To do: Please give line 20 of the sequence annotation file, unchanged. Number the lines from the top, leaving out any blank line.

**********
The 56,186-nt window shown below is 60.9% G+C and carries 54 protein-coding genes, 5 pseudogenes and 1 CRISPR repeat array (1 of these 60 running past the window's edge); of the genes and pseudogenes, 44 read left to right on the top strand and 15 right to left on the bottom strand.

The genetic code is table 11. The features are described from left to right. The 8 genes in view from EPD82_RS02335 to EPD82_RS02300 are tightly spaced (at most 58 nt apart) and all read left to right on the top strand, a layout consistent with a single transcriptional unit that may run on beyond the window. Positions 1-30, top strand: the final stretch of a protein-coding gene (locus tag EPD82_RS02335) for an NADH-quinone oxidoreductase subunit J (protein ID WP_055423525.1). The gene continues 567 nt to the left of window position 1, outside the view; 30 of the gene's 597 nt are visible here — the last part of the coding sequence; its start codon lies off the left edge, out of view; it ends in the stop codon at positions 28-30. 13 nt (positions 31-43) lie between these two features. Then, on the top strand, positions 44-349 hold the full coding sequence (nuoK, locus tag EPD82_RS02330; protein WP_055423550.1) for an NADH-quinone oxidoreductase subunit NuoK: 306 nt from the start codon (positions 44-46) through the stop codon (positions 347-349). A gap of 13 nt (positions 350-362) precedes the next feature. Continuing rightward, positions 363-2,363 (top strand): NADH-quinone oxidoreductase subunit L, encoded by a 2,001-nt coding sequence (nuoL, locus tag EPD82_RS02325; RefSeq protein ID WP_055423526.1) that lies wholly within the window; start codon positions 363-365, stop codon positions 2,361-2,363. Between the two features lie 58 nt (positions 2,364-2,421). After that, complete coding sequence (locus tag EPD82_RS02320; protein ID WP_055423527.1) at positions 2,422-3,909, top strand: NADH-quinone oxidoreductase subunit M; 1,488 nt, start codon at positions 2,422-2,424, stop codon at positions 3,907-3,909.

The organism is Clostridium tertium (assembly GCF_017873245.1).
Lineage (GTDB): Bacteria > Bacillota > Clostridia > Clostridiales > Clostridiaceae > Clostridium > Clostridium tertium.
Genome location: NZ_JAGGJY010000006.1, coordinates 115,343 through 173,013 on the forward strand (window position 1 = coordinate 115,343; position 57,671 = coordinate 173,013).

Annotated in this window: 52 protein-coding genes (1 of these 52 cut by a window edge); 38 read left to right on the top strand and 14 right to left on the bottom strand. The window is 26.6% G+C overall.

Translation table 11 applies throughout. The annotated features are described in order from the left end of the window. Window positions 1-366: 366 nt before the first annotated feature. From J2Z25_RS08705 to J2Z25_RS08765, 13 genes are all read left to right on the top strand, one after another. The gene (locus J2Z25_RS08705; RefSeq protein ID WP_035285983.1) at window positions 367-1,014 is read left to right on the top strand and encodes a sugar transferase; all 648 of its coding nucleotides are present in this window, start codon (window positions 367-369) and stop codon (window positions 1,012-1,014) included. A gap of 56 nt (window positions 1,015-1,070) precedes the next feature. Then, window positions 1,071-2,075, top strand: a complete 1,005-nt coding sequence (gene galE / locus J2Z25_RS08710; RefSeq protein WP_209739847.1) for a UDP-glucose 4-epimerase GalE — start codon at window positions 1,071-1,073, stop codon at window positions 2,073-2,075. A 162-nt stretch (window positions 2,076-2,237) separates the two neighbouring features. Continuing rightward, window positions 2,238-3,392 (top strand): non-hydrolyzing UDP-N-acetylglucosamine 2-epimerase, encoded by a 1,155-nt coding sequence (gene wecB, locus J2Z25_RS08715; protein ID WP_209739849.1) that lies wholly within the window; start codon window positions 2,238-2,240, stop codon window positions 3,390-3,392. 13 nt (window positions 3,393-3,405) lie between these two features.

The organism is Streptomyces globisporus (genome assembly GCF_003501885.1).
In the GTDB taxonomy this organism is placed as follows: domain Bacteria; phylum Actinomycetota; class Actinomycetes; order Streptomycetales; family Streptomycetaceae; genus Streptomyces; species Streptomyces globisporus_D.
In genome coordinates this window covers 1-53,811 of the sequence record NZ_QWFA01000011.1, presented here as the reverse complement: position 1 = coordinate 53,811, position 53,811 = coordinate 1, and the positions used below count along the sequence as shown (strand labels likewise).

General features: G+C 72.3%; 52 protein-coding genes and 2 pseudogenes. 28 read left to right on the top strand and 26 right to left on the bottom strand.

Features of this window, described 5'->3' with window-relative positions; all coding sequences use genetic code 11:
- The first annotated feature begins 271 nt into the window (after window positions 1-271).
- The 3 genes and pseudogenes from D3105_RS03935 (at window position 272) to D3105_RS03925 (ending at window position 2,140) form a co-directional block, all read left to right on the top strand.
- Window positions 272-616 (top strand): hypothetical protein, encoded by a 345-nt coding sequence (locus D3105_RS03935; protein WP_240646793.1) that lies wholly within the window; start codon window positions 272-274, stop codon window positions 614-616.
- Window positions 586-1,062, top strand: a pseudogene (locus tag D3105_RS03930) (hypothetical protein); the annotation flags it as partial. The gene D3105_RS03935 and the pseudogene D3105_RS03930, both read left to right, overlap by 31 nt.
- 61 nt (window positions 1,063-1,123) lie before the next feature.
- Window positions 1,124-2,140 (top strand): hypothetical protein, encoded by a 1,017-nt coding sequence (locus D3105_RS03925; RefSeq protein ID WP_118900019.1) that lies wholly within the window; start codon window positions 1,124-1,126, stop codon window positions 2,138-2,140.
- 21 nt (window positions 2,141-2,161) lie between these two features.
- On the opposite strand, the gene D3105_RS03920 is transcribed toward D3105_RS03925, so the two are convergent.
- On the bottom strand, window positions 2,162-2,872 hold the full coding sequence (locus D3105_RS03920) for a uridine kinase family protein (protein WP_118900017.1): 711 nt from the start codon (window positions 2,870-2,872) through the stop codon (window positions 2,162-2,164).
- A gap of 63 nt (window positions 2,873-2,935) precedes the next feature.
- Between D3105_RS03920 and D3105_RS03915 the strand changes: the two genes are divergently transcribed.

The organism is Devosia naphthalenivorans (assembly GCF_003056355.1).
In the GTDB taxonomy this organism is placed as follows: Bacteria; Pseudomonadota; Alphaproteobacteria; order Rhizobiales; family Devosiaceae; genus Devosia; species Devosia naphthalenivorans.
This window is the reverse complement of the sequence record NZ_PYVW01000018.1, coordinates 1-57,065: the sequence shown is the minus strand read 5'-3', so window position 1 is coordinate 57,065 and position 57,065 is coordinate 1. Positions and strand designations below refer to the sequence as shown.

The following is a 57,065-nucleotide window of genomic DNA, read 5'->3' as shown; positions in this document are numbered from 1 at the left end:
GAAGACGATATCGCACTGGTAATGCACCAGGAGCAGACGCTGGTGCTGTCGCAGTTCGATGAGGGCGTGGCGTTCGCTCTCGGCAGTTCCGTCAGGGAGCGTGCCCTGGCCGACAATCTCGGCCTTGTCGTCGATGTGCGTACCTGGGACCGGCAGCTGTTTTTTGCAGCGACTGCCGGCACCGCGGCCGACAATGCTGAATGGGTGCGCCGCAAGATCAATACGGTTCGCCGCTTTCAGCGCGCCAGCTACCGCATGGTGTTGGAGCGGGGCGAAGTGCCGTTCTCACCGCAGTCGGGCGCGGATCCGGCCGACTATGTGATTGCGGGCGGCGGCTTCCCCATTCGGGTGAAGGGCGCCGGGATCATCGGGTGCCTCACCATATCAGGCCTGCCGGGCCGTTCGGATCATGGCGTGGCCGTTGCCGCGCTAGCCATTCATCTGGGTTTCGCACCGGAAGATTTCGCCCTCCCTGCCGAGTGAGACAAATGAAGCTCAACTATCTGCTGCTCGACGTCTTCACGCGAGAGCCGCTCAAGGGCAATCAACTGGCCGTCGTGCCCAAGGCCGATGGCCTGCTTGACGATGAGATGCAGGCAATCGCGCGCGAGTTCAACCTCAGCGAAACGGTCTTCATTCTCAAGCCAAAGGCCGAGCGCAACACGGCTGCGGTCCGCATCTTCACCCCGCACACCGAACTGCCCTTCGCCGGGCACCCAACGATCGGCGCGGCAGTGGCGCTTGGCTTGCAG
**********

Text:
- On the opposite strand, the gene D3105_RS03920 is transcribed toward D3105_RS03925, so the two are convergent.